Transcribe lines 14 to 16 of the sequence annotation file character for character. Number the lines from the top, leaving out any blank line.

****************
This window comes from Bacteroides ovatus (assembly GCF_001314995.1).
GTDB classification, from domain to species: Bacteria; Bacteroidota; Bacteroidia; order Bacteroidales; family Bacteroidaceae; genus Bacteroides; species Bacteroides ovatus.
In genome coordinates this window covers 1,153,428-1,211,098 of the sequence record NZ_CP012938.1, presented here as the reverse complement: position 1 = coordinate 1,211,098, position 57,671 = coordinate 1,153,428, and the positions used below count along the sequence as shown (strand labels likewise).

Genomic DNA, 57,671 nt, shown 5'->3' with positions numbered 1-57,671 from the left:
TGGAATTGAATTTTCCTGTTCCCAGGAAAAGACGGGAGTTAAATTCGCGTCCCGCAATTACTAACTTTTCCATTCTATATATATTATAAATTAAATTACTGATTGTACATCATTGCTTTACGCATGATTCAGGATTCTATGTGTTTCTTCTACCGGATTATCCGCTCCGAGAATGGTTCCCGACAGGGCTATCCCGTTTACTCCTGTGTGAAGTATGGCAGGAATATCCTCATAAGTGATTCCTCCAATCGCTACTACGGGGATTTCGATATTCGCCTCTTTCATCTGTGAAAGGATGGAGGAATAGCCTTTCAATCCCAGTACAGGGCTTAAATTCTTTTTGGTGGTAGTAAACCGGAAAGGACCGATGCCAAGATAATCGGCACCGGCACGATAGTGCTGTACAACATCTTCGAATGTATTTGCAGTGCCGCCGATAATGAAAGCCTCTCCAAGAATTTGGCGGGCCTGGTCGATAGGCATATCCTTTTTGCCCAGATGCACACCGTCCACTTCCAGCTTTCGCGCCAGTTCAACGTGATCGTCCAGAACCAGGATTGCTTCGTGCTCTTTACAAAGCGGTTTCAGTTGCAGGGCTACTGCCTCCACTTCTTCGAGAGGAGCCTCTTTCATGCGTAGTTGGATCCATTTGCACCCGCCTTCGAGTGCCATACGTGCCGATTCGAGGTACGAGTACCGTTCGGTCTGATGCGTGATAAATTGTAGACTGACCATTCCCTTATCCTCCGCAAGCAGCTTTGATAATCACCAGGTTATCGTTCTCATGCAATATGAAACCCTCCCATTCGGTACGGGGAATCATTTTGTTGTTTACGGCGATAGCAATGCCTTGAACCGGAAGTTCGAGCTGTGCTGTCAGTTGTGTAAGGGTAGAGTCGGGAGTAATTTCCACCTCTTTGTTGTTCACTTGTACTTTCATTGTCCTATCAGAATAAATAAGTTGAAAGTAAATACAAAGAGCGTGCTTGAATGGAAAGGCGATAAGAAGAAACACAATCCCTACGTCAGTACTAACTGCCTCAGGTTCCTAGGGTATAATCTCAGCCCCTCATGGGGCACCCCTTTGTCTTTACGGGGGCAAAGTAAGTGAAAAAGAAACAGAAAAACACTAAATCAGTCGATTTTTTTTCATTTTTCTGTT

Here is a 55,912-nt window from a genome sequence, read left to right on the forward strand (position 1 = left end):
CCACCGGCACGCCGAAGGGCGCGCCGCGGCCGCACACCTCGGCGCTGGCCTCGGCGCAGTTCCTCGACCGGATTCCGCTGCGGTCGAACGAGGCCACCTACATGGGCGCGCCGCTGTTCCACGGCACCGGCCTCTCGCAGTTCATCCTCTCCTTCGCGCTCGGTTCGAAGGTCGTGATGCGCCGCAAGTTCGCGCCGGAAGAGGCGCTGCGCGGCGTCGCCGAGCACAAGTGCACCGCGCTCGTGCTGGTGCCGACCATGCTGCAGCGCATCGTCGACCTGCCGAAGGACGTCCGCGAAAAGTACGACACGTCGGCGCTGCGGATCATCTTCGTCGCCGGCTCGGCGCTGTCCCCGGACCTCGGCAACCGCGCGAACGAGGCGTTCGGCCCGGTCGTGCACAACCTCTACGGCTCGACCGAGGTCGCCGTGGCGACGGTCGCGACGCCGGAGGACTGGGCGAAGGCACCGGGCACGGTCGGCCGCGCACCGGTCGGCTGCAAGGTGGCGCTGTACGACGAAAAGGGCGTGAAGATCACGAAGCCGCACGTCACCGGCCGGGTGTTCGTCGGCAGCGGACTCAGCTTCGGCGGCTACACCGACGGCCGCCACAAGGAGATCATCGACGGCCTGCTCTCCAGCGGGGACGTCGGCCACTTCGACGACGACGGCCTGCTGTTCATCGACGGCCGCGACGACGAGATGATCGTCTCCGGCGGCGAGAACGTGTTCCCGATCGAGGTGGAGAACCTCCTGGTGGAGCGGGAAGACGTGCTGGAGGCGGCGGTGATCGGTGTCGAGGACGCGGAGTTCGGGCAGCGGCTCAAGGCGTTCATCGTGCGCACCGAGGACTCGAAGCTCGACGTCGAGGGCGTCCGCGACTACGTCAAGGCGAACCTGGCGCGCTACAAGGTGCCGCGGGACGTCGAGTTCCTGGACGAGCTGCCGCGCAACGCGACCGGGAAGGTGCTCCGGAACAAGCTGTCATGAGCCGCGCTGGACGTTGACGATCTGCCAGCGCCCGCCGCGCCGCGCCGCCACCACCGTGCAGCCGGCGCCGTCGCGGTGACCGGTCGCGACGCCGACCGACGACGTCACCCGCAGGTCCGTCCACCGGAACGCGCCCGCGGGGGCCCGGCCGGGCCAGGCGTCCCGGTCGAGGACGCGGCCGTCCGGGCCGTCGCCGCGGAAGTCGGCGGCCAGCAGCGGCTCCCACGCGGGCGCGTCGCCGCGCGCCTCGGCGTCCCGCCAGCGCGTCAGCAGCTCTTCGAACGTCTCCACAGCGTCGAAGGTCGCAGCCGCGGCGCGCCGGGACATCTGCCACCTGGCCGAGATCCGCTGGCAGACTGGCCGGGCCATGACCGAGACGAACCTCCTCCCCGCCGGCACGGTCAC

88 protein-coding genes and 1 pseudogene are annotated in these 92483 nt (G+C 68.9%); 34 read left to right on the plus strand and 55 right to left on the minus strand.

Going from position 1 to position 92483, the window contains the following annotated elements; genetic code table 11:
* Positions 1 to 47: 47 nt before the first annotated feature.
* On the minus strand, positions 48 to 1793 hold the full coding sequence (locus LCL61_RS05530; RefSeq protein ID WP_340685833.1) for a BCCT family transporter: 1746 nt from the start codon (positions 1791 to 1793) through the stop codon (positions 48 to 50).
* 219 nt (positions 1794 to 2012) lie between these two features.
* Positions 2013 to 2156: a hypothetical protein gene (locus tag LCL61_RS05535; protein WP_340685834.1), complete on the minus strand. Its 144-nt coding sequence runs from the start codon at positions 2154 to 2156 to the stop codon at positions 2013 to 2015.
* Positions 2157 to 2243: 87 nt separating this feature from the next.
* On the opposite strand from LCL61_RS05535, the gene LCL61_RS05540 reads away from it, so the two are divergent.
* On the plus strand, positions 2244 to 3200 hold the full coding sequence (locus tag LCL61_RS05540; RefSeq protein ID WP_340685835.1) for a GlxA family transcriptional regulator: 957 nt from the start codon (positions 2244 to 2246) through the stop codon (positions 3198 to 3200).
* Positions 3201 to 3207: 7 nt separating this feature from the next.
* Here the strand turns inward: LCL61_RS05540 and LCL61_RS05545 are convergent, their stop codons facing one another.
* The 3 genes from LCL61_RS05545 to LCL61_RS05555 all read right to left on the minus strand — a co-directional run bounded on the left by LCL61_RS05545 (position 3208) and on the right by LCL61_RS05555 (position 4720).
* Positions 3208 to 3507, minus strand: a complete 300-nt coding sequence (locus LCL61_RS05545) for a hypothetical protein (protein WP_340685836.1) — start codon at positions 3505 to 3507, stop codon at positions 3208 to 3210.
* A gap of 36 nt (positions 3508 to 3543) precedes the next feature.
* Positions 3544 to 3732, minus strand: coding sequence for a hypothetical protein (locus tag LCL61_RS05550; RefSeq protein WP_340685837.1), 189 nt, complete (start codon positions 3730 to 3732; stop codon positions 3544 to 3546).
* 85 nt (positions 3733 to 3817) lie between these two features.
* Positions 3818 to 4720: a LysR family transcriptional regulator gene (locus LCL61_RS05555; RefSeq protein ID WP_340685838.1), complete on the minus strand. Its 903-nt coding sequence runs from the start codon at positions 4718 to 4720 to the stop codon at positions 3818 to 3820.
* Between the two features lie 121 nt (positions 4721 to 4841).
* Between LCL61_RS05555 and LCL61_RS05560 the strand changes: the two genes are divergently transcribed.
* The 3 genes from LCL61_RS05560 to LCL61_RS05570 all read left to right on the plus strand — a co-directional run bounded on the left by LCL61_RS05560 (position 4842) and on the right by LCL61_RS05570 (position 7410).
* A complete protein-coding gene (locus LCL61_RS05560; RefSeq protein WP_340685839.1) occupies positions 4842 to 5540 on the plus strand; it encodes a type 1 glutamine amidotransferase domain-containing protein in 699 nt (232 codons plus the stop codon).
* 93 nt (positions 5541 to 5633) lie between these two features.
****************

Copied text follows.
* Positions 2157 to 2243: 87 nt separating this feature from the next.
* On the opposite strand from LCL61_RS05535, the gene LCL61_RS05540 reads away from it, so the two are divergent.
* On the plus strand, positions 2244 to 3200 hold the full coding sequence (locus tag LCL61_RS05540; RefSeq protein ID WP_340685835.1) for a GlxA family transcriptional regulator: 957 nt from the start codon (positions 2244 to 2246) through the stop codon (positions 3198 to 3200).